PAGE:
Huh? Probability of what?

The answer is "probability that I will feel myself to live in W (resp. M). (In the unique thought step 3 thought experiment we are talking since the beginning).






>> I don't understand what you want me to predict. I can predict with 100% certainty that IF I see images of Moscow

> But this is not the question. I have emphasized the "IF" in the quote above. There is no such "IF" in the question I asked.

You want to know what is the probability you will become the Moscow man, but the only way that can happen is if you see images of Moscow, that's what being the Moscow man means.

You can apply that argument to the throwing of a coin. That contradicts the statement above that you can use probability for the coin, so why can't you use it for the probability of feeling to be the Moscow man?




If this answer is unsatisfactory I'm sorry but all I can do is repeat I don't understand what you want me to predict.

The experience/feeling/1-view that you will have after the duplication.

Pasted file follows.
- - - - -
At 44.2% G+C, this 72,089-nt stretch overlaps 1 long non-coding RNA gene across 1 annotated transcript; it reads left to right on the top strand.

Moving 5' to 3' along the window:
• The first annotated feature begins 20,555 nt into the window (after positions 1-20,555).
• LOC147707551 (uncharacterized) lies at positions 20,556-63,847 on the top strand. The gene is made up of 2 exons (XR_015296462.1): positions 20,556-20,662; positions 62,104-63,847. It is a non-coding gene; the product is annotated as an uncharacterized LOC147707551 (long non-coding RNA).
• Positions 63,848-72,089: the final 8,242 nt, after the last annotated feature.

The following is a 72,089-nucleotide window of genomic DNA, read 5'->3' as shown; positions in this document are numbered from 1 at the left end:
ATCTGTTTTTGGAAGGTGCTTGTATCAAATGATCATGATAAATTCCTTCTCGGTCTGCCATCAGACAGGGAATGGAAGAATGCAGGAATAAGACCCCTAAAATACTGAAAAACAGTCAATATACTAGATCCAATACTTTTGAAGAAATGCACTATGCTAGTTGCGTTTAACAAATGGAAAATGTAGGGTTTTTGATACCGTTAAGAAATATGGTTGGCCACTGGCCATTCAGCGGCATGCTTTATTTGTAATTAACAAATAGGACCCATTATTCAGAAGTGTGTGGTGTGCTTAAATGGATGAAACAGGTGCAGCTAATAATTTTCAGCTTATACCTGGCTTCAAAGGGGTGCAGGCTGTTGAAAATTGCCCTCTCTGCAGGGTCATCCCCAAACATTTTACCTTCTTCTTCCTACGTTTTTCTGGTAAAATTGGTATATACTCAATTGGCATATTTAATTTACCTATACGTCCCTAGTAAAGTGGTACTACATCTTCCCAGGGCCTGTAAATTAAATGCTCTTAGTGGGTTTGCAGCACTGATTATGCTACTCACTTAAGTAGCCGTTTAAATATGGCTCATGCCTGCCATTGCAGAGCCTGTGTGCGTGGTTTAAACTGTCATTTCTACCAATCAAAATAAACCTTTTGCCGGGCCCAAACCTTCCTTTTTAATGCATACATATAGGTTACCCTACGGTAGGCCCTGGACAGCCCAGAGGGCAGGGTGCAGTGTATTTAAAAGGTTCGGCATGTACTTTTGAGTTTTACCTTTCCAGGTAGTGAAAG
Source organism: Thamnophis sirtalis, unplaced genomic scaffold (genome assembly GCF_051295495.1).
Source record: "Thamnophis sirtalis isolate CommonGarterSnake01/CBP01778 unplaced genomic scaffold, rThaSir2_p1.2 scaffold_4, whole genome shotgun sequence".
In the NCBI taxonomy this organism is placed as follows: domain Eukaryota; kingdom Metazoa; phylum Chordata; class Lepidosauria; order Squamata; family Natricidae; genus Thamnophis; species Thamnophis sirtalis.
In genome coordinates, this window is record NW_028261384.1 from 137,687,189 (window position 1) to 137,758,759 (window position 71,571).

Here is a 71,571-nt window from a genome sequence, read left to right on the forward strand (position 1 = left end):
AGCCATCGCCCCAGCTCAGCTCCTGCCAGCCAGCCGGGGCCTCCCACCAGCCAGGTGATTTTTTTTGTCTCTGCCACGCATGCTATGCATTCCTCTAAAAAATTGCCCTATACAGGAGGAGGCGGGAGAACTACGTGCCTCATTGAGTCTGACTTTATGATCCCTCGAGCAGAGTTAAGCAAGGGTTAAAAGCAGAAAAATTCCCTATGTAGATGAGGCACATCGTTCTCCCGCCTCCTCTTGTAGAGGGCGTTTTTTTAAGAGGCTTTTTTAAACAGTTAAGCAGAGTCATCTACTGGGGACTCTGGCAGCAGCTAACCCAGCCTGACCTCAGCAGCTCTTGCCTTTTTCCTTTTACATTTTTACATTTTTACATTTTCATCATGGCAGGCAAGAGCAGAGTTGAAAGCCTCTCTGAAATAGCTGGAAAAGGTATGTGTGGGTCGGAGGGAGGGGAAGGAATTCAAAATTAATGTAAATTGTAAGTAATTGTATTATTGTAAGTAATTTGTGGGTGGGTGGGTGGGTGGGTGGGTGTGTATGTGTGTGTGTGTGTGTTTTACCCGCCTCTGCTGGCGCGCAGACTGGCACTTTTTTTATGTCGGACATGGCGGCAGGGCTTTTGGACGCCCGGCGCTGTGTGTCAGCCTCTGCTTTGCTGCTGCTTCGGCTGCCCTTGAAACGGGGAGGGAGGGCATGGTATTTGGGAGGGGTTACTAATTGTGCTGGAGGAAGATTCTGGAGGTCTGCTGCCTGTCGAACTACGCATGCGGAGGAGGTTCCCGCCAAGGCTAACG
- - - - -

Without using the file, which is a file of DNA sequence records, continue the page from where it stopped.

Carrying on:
> The question was about how to evaluate in Helsinki the possibility/ probability that you will see W.

Exactly the same as the probability you will see Moscow, 100%.

Given that the probability concerns the 1-views (that is the 1-view from the 1-person Pov), saying 100% for Moscow and 100% for Washington entails that you predict that you will *feel* to be in the two places at once. But comp explains why the M and W man will both disagree with you, so your statement contradicts comp. Here you confuse again the 1-view you can intellectually attribute, and the 1-view that you can personally live. Reread the explanations that many of us have already try to give to you on this.

I suspect that you are stuck in a denying mindset. As a math teacher I know that can happen, and I suggest you to take some holiday or take some rest, and then proceed on the reasoning to see the point and the non relevance of your remark.

Bruno

http://iridia.ulb.ac.be/~marchal/